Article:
By Siobhan Brown
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Class and Gender in British Labour History

This article is over 10 years, 7 months old
Mary Davis (ed)
Issue 359

This is a varied collection of essays, interesting for the most part, covering women’s involvement in the British labour movement.

The essays cover a diverse geographical area, with the focus moving away from London to discuss women’s trade unionism in areas such as Bradford, Leeds and Scotland. Its content also covers an extended time period, from Bradford weavers of the 1820s to the Leeds clothing workers of the 1970s, providing a broad assessment.

Thematically, it covers women workers in numerous sectors. Areas that are often considered to be dominated by women, such as the textile industries, are studied, but it also looks at women in construction, providing a more balanced approach than many accounts. One section also looks at black women in industry, a group often neglected by historians. In this sense, its scope offers a good introduction to the many social and political issues facing women workers and provides many examples of how women have resisted exploitation.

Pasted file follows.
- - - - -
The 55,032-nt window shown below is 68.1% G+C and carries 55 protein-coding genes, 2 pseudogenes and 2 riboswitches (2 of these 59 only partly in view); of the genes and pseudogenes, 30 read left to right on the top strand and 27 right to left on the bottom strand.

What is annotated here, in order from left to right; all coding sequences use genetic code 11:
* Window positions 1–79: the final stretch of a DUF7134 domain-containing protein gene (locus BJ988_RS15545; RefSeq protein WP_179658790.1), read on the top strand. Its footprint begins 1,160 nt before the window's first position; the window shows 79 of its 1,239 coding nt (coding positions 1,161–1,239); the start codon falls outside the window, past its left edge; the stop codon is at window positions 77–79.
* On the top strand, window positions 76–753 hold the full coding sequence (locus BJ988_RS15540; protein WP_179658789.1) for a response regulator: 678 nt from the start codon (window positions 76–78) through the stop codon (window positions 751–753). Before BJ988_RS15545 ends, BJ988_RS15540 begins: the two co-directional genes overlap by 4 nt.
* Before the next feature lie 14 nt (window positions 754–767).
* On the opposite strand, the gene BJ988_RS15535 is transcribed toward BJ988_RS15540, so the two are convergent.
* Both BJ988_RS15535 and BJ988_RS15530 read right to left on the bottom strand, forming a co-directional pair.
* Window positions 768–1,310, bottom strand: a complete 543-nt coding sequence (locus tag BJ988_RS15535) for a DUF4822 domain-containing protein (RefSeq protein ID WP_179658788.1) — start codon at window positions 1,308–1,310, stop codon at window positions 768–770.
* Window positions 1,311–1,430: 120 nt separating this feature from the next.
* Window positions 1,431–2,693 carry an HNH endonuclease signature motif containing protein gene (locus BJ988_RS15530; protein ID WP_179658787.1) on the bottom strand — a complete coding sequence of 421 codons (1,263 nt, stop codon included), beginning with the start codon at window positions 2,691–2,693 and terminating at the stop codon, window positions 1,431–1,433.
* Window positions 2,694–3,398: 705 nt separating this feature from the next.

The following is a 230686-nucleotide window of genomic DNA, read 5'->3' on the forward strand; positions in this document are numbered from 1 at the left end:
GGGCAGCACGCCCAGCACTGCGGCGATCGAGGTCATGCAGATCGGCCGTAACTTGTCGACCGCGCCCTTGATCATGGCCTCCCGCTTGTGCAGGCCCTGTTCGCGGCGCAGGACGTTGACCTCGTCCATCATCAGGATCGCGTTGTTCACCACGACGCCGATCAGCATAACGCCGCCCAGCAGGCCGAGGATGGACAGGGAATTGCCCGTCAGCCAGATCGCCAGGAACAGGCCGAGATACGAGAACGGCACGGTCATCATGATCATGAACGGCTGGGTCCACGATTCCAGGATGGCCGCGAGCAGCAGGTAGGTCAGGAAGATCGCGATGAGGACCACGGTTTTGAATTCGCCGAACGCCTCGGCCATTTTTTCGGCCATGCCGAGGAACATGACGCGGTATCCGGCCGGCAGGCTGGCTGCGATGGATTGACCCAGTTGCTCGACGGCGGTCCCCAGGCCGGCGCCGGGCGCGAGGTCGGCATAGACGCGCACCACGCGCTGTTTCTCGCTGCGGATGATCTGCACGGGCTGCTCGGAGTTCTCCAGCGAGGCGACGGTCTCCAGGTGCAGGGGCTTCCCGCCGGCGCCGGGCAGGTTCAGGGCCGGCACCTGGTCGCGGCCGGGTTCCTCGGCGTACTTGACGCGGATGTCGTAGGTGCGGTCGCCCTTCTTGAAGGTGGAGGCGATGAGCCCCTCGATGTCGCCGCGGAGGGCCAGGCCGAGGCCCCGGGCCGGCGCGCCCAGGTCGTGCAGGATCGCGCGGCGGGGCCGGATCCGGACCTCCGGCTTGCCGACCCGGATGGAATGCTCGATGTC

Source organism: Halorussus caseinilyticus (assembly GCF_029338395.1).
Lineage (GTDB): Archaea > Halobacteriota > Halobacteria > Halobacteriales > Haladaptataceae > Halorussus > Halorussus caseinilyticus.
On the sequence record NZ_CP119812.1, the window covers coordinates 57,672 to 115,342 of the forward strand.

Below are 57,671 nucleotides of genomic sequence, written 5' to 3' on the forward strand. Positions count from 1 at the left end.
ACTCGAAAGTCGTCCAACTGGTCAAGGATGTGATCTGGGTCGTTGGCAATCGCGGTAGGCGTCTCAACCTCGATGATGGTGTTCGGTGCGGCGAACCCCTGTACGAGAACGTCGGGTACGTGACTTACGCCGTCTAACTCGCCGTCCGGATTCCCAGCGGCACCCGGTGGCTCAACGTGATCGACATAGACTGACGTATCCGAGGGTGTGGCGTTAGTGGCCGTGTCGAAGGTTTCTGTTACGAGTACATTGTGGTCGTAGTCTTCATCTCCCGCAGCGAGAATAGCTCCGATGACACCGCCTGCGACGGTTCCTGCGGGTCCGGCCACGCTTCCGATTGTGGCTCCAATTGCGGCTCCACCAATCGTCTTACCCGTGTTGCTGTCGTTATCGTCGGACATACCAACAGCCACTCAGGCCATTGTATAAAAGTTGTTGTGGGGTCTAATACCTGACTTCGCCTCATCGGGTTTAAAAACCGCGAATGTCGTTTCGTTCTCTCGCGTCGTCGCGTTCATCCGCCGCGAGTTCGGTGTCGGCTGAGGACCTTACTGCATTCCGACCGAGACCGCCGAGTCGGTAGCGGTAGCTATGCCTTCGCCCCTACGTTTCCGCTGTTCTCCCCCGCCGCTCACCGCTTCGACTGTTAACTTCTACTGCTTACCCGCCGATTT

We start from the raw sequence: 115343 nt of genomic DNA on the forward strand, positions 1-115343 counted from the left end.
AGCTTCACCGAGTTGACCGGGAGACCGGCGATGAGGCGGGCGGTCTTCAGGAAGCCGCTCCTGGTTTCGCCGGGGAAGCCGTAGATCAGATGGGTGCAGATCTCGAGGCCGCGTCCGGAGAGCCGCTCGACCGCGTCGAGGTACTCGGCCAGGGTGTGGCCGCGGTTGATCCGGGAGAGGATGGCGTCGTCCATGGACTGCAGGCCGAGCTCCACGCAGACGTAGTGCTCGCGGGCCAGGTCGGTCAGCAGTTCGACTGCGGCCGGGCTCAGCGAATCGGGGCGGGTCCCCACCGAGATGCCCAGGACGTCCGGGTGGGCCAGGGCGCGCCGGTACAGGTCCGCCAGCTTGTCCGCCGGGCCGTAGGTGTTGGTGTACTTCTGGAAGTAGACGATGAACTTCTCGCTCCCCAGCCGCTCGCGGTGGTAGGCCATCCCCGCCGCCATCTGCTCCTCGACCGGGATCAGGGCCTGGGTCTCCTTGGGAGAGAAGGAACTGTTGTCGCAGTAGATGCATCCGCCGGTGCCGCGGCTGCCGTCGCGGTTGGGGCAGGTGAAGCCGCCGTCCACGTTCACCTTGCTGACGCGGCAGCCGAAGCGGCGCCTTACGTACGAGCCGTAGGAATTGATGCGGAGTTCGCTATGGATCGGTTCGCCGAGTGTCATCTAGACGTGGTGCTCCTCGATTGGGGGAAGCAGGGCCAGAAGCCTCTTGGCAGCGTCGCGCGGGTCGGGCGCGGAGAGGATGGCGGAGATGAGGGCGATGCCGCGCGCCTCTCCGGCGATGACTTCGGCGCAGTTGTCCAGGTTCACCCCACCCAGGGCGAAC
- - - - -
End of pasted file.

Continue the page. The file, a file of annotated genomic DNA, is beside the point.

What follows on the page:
Two chapters in particular stand out. Louise Raw’s chapter “Striking a Light” is impressive, giving a flavour of her book of the same title. This section, on the Bryant and May matchwomen’s dispute in 1888, is an illuminating reappraisal of the issues of leadership and community during the dispute and New Unionism more generally. Her detailed research and fresh approach question the commonly perceived leadership of Fabian Annie Besant and instead identifies the real leaders that emerged during the struggle.

Another particularly good chapter is Gerry Holloway’s on class issues in the early British women’s trade union movement. It looks at the development of women-only unions and difficulties facing women workers both in the workplace and from the bureaucracy. Holloway also examines many of the female trade union leaders during the period and their contradictions. Mary McArthur, for example, who played a key role in the organisation of women workers at the start of the 20th century, strongly believed in women’s homemaking role. This essay contains the clearest examination of the trade union bureaucracy and its relationship to women workers.

Much of the content in this collection touches on issues still facing women workers today such as equal pay and poor conditions. But little is made of this contemporary significance, as female trade unionists across the country prepare to go into battle to save jobs and services. Similarly, despite the suggestion in its subtitle – “Renewing the Debate (Or Starting It?)” – many of the arguments feel reminiscent of the work of women’s historians during the 1970s. Despite this limitation, this book is worth a read for its strong research and impressive historical scope.

Class and Gender in British Labour History is published by Merlin Press, £16.95

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